Because of the inconsistencies in what the person with BPD is doing and saying, non BPD’s may accuse them of “faking it” “Lying” or “putting it on” but this really isn’t the case, they just may not be aware of it and by saying these things to them may actually hinder their progress in changing thier behaviour by making them doubt themselves,their worth and their relationship with you and others.
Other issues that may arise are eating disorders, substance misuse or reckless/impulsive behaviours, (these may also a seperate issue for people with BPD regardless of whether or not the have identity disturbance); all which may feel like a form of control over their lives that they are lacking in other areas.
If you have the associated,emotional instability,impulsive behaviour and black and white thinking of BPD you may have difficulty forming a coherent sense of self because your internal experiences and outward actions are not consistent. In addition, many people with BPD come from chaotic or abusive backgrounds which may contribute to unstable sense of self. If you determine who you are based on others’ reactions to you, and those reactions have been unpredictable and/or scary, you have no framework for developing a strong sense of identity.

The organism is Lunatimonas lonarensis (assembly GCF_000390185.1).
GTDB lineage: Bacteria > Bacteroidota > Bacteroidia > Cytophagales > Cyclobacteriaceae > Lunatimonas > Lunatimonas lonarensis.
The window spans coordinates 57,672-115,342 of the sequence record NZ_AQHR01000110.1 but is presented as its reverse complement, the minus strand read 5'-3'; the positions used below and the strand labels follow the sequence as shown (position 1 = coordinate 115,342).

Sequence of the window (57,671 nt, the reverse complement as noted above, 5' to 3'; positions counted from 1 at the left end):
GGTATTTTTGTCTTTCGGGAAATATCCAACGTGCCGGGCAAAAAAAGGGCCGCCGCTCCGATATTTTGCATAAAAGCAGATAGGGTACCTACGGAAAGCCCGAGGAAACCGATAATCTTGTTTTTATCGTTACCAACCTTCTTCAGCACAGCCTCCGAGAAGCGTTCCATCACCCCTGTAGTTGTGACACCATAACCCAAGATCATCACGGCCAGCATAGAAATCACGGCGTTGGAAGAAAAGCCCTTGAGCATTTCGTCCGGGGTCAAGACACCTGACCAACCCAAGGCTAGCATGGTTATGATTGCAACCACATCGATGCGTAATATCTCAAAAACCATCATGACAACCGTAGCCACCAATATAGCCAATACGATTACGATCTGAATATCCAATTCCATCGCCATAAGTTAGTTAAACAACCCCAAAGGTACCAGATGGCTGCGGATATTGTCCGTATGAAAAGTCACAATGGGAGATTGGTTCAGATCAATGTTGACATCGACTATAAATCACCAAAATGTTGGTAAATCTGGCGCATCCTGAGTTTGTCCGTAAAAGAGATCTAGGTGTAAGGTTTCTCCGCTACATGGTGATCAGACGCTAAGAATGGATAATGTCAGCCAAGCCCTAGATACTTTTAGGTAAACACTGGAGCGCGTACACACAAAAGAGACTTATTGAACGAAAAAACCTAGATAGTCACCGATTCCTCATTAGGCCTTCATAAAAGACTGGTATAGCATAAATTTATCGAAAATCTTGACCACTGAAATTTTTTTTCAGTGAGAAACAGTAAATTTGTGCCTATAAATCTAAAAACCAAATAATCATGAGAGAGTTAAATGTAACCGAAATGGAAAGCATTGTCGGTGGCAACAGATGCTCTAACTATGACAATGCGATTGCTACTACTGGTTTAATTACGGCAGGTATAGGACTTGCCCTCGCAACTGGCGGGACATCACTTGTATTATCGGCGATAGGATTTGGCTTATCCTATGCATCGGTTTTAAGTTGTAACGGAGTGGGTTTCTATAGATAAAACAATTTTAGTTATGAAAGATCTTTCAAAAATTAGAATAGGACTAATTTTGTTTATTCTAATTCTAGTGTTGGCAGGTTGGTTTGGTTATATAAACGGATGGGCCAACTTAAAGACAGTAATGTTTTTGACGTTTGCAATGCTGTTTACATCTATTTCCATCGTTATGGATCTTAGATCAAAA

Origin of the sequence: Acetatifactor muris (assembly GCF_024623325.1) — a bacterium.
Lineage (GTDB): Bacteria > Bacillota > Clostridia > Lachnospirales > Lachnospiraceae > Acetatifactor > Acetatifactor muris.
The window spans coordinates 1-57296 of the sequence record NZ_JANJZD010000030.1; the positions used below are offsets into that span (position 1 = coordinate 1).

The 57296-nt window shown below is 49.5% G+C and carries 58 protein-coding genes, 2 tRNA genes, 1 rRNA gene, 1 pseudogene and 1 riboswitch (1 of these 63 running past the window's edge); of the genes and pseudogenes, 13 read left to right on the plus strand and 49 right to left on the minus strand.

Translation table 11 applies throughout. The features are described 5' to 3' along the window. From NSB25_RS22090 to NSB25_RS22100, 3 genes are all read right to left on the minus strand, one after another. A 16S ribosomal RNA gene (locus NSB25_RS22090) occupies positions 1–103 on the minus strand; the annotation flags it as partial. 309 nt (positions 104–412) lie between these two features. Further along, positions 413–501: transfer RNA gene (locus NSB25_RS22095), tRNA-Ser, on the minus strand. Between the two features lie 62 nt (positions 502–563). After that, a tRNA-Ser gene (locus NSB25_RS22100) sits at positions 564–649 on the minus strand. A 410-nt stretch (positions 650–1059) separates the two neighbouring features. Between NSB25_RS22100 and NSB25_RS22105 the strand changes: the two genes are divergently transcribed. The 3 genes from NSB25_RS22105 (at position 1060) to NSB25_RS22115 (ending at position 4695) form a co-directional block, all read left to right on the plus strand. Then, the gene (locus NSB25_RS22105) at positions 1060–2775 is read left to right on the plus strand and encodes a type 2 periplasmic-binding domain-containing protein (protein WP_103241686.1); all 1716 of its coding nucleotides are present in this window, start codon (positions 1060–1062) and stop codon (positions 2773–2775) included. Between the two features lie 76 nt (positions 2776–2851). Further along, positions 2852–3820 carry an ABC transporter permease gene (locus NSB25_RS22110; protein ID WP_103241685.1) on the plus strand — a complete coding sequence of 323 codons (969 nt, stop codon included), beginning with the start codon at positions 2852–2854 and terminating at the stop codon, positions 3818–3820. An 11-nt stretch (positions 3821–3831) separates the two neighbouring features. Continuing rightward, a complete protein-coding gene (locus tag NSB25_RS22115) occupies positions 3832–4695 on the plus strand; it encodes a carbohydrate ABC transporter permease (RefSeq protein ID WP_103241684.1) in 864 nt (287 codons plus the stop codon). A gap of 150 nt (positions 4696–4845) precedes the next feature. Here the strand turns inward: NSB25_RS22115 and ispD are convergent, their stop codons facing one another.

However, it’s not all bad, on the positive side of things not knowing who you are allows you to start from scratch, experiment, explore and to build yourself up into the person you want to be!
So how do we tackle this issue and find out who we are?